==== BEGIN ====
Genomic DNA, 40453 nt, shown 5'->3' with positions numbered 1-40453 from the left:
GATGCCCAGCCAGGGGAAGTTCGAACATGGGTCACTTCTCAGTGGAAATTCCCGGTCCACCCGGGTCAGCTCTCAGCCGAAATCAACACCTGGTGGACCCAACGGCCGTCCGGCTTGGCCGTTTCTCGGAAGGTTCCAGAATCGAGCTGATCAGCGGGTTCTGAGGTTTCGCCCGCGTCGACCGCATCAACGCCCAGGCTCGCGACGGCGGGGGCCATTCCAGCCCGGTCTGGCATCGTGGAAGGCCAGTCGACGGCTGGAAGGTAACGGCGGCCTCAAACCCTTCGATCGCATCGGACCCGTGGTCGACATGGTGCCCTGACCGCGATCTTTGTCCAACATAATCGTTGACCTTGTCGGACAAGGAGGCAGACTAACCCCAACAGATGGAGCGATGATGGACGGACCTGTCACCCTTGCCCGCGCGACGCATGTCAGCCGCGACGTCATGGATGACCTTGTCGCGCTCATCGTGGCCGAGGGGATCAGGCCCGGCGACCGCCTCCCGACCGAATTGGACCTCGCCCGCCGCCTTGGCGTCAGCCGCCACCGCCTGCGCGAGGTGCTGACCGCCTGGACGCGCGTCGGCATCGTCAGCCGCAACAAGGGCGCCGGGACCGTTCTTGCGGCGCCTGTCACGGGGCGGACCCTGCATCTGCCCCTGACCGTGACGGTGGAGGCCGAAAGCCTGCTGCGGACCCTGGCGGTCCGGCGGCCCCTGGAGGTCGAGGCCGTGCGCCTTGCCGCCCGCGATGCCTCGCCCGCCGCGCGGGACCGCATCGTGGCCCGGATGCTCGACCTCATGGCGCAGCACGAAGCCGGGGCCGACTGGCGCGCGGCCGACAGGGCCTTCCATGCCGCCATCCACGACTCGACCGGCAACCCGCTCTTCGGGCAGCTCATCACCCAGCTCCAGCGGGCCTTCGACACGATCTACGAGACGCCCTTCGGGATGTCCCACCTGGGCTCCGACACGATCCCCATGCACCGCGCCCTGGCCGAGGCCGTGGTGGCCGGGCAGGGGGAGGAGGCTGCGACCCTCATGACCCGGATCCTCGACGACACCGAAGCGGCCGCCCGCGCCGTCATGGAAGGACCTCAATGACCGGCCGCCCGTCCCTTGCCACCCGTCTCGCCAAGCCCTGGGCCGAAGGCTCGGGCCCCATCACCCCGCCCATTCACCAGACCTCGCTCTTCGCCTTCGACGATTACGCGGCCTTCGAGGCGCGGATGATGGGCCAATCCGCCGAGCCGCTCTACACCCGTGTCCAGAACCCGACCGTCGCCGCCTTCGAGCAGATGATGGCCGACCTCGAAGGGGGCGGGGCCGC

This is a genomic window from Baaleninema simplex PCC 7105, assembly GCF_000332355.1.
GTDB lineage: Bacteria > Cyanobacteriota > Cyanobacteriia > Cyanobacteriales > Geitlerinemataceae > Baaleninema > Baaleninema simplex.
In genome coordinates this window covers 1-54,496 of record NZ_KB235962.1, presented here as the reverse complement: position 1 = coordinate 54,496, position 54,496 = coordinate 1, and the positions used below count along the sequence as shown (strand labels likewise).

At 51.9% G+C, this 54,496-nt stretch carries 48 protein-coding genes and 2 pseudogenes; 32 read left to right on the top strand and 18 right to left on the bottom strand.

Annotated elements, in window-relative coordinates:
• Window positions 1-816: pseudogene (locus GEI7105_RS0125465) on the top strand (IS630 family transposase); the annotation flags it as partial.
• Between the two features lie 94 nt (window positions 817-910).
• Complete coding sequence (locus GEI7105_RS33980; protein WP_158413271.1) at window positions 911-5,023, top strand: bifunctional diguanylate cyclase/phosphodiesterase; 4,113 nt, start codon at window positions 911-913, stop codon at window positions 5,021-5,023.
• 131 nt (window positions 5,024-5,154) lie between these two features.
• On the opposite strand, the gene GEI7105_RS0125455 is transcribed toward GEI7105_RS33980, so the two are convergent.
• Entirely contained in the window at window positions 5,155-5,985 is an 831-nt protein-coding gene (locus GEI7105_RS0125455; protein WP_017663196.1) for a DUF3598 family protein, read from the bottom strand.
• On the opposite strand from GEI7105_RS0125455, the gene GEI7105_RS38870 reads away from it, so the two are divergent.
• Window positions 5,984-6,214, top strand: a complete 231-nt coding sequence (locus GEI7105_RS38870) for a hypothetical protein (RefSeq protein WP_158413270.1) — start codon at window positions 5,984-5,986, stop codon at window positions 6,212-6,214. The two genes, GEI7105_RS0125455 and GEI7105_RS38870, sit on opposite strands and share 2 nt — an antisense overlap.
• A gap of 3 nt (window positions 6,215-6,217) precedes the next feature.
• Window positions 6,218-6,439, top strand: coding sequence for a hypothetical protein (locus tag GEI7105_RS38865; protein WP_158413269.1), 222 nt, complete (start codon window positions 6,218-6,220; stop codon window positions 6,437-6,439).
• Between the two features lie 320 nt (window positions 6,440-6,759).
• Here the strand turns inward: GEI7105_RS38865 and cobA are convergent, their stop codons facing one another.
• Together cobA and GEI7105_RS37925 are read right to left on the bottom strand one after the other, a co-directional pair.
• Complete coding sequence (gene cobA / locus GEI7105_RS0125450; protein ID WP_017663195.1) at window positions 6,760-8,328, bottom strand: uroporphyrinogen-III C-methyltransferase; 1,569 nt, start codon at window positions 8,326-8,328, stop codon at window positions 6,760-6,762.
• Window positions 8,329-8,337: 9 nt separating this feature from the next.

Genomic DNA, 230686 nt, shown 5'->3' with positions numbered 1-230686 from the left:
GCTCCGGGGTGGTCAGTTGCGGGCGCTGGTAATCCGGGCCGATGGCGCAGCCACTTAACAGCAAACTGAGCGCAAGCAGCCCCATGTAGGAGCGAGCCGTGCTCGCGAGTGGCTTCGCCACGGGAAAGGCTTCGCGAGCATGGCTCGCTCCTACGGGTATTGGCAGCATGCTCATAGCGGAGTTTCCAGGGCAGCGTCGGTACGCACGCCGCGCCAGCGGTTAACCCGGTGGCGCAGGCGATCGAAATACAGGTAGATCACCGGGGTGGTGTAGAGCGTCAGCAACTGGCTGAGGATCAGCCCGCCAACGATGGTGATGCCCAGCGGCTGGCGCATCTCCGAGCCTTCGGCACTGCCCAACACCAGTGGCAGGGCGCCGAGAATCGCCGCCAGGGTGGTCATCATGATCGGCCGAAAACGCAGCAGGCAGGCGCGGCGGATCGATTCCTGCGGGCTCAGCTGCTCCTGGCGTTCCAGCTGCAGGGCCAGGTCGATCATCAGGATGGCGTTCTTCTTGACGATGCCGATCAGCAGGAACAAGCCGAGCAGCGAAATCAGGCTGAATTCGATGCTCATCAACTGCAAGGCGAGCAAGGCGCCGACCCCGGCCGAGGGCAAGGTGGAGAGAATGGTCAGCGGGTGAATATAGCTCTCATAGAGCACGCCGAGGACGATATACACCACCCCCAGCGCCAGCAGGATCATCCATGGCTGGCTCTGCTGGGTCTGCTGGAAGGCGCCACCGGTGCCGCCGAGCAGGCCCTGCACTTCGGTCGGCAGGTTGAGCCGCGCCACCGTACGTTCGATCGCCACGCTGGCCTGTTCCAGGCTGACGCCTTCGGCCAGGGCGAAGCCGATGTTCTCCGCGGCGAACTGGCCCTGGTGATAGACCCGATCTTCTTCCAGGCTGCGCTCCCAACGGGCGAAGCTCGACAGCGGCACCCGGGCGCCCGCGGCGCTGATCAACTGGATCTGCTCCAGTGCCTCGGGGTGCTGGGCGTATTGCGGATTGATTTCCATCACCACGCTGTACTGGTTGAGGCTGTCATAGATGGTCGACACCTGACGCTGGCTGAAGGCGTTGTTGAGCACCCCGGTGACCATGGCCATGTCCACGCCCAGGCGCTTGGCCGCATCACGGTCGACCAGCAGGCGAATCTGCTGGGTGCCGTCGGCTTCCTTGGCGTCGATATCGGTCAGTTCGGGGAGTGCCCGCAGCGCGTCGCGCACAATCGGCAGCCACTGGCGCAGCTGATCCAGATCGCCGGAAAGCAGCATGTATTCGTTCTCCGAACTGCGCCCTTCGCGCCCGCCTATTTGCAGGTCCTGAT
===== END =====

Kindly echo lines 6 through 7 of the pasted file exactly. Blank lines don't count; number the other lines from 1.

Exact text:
At 51.9% G+C, this 54,496-nt stretch carries 48 protein-coding genes and 2 pseudogenes; 32 read left to right on the top strand and 18 right to left on the bottom strand.

Annotated elements, in window-relative coordinates: